Intro - Arduino Newb

Hi all

I'm Chad and an Arduino newb. Just thought I'd post a quick introduction as a new member to the forum.

I've seen the Arduino system for a while now, and decided to get my first board a few weeks ago. So far I'm having fun setting up very simple circuits and sketches based on tutorials. I've already developed a long wish-list of projects I'd like to tackle - the complexity of which far exceed my current skills.

I'm not much of a programmer, (I had a semester of Fortran 20-some years ago, and have played around a little with Mindstorms). Right now, I'm relying on Ardublock to help me along.

I've also built (not designed) several vacuum amplifiers/pre-amps, designed and built more DIY speakers than I can count and was into racing R/C cars several years ago.

Long-story short, I know just enough to give me a little confidence that I can (eventually) design and build something cool. I'll be around, mostly reading posts and probably copying a lot of sketches and circuits. Hopefully If I ask questions, they're not too dumb. :)

Hi, and welcome to the forum.

Here is a Christmas gift: http://www.gammon.com.au/scripts/forum.php?bbtopic_id=123 And http://www.gammon.com.au/forum/?id=12153

Welcome Chad! You even bring a present! (I had a quick look and watched a Youtube intro is all.)

I wonder though if Ardublock will convert existing code into visual blocks? That's because once you get past the wading pool, some of your major resources will be existing working code.

You've been good enough to go through tutorials. If any of those got you using capital-S Strings then please for your own sake get away from those and seek out tutorials on C string arrays. What you get used to is what you use and String objects will limit what you can achieve with text on Arduinos.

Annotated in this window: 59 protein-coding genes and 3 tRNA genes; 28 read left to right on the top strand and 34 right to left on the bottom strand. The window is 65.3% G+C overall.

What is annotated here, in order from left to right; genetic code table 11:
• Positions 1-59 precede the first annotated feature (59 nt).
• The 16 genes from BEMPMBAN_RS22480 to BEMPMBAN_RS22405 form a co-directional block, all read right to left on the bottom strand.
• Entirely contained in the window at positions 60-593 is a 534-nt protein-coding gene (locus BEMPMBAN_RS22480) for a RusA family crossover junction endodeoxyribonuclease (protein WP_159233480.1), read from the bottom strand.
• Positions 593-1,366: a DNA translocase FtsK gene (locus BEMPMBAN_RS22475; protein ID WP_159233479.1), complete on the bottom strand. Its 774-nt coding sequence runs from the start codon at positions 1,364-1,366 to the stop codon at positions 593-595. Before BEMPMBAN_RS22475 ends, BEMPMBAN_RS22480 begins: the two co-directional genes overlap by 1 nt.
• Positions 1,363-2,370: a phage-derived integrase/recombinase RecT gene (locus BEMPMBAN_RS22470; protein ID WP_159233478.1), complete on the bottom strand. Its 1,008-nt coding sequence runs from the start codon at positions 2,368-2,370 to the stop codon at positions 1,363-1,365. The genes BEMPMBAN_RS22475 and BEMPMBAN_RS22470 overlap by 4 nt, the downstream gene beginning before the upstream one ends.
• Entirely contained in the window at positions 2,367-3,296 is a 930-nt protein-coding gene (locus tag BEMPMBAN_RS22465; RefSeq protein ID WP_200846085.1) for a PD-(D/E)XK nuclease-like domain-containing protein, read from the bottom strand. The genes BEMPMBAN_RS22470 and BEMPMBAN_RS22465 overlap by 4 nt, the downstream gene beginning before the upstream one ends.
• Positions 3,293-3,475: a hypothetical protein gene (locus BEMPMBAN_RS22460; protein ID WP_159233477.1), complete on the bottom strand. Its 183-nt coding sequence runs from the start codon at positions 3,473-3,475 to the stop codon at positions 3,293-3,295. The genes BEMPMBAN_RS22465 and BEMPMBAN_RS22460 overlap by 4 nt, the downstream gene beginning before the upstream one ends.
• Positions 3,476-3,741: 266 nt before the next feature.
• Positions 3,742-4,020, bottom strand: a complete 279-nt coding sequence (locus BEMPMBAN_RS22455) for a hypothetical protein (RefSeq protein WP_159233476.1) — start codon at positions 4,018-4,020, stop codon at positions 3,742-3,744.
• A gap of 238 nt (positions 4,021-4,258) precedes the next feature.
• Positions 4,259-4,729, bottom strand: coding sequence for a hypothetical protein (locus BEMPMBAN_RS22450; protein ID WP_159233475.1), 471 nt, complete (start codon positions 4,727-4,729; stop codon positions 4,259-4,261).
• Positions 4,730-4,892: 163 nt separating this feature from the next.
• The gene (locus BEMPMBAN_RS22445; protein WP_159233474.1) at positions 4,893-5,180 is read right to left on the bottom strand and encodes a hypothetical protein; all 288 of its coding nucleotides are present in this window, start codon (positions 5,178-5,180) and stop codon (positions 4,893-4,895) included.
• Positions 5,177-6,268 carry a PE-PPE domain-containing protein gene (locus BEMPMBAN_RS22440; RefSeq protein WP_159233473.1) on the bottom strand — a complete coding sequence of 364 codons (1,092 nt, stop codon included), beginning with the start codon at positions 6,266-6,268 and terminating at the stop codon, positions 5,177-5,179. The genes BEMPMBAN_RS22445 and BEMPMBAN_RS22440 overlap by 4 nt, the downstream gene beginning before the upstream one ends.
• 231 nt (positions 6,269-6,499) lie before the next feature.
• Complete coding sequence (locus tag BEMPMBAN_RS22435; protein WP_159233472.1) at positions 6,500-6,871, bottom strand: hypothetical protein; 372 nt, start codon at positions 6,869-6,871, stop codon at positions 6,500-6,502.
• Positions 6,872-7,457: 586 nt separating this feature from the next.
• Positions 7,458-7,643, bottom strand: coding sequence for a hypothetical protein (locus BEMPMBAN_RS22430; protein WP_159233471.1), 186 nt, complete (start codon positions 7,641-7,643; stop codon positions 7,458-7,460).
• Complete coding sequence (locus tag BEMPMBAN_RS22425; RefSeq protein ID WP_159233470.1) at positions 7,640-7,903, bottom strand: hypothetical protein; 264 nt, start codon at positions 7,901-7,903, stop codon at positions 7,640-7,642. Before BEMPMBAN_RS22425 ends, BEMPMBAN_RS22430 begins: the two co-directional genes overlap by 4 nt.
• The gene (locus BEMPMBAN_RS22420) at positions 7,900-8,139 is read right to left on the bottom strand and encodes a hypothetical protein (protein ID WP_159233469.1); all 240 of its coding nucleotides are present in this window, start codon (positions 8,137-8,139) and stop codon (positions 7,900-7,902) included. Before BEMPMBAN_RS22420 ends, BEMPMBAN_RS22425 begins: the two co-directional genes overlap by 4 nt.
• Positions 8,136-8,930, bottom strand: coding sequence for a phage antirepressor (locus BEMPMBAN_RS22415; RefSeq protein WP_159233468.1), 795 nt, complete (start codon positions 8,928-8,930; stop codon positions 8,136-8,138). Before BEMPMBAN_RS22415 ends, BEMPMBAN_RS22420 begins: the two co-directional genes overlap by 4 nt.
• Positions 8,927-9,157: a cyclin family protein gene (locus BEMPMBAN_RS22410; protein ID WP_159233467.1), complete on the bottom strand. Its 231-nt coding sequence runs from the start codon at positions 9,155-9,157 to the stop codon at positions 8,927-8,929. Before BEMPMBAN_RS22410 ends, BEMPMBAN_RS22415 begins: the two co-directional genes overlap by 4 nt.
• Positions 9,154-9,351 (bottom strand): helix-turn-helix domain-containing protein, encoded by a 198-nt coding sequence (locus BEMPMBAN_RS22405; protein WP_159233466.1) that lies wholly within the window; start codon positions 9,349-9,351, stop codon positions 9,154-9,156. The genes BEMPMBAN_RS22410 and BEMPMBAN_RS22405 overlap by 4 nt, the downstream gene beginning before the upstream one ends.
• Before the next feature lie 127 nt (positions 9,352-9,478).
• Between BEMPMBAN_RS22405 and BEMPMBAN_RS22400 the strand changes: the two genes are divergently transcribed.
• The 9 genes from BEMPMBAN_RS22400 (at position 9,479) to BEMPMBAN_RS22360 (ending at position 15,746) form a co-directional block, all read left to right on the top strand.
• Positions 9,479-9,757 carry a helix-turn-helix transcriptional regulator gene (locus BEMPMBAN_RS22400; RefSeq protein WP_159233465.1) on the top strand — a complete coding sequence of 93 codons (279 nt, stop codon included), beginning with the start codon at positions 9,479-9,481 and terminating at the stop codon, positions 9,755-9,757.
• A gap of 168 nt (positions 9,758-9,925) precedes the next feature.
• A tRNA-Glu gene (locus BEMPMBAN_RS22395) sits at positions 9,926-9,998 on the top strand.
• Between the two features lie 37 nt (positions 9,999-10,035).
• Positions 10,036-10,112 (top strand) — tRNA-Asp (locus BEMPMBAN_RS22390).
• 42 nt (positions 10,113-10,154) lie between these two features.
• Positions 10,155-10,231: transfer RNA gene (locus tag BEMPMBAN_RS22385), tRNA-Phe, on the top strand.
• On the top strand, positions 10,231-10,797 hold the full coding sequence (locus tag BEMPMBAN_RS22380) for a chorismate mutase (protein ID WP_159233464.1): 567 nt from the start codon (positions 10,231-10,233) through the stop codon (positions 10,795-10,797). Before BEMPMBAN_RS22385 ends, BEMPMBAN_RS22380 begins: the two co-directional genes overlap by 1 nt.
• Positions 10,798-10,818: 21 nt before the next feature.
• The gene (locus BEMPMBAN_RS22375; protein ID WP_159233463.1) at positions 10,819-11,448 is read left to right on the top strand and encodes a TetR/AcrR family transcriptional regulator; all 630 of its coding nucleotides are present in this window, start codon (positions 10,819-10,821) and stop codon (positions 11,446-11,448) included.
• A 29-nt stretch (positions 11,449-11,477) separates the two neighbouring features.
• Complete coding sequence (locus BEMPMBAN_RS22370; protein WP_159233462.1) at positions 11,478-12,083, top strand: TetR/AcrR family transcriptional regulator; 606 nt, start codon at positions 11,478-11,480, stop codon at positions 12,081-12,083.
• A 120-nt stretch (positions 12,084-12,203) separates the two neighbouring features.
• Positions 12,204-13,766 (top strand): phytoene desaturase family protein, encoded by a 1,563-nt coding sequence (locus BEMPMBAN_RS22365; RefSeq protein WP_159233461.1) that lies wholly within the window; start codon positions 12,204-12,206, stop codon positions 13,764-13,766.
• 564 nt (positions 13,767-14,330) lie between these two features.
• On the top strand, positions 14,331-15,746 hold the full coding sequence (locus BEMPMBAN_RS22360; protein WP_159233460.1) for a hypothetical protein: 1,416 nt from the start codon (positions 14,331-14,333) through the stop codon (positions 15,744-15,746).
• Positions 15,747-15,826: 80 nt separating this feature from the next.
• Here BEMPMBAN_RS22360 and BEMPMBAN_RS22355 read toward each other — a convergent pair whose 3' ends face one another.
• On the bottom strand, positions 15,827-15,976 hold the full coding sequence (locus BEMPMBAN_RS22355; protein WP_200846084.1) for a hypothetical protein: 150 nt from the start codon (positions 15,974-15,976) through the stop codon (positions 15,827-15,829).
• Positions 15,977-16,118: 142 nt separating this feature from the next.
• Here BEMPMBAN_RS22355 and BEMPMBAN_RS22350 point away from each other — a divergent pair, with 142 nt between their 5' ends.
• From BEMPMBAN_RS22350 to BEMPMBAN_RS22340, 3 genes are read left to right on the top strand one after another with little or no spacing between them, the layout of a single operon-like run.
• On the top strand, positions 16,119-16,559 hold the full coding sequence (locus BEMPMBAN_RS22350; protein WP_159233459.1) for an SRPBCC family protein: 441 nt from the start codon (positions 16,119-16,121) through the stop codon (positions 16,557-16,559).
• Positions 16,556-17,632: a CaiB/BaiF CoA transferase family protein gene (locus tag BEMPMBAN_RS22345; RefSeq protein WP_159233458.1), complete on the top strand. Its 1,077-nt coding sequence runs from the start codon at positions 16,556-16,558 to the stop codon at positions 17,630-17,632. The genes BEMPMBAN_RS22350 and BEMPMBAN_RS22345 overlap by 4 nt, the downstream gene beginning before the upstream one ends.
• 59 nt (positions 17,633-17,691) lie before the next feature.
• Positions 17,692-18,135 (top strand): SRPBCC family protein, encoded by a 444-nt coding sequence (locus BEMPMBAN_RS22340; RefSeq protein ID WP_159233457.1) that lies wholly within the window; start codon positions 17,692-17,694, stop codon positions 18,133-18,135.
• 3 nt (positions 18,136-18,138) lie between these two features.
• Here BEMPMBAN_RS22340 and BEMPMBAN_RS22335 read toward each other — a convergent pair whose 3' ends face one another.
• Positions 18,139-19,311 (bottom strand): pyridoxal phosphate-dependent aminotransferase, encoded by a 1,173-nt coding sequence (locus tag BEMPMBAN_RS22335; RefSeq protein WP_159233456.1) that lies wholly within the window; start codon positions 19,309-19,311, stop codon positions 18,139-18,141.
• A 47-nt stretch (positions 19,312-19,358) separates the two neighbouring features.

Here's a few links on the Arduino site for you. I hope you have your bookmarks organized!

Foundations-- you may already know all this but check in case. http://arduino.cc/en/Tutorial/Foundations

Reference-- not everything but still good. http://arduino.cc/en/Reference/HomePage

Products-- some level of details on every product including yours. http://arduino.cc/en/Main/Products

Tutorials-- you probably know this page. http://arduino.cc/en/Tutorial/HomePage

AVR C Libraries -- not the Arduino site but the actual libraries of the code the IDE is based on. This is a don't-miss, keep a link deep-down reference page. http://www.nongnu.org/avr-libc/user-manual/modules.html

Libraries-- the Arduino official libraries, next layer. http://arduino.cc/en/Reference/Libraries

The Playground (back door) with loads of user-added libraries, tutorials, snippets and articles. http://playground.arduino.cc/Main/GeneralCodeLibrary

These will help. You have enough here to soak up more hours than probably any video game takes to beat a few times over. Which will be more useful?

Thanks for the links - the hardest part of starting something new is separating the good resources from the garbage. I'll give them a look..I have a lot to learn though.

The Ardublock only converts from visual to code, but not the other way around. I know it will eventually limit what I can do, but it's a good way to get going quickly without worrying about syntax errors. It's nice because my kids can also easily do some simple programming too.

You could write some very useful and somewhat complex code with Ardublock from the looks of it. Probably even make your own blocks, share and collect with others in the community.

I have nothing against it at all. Linked it into my Software->Arduino bookmarks as a sub-group.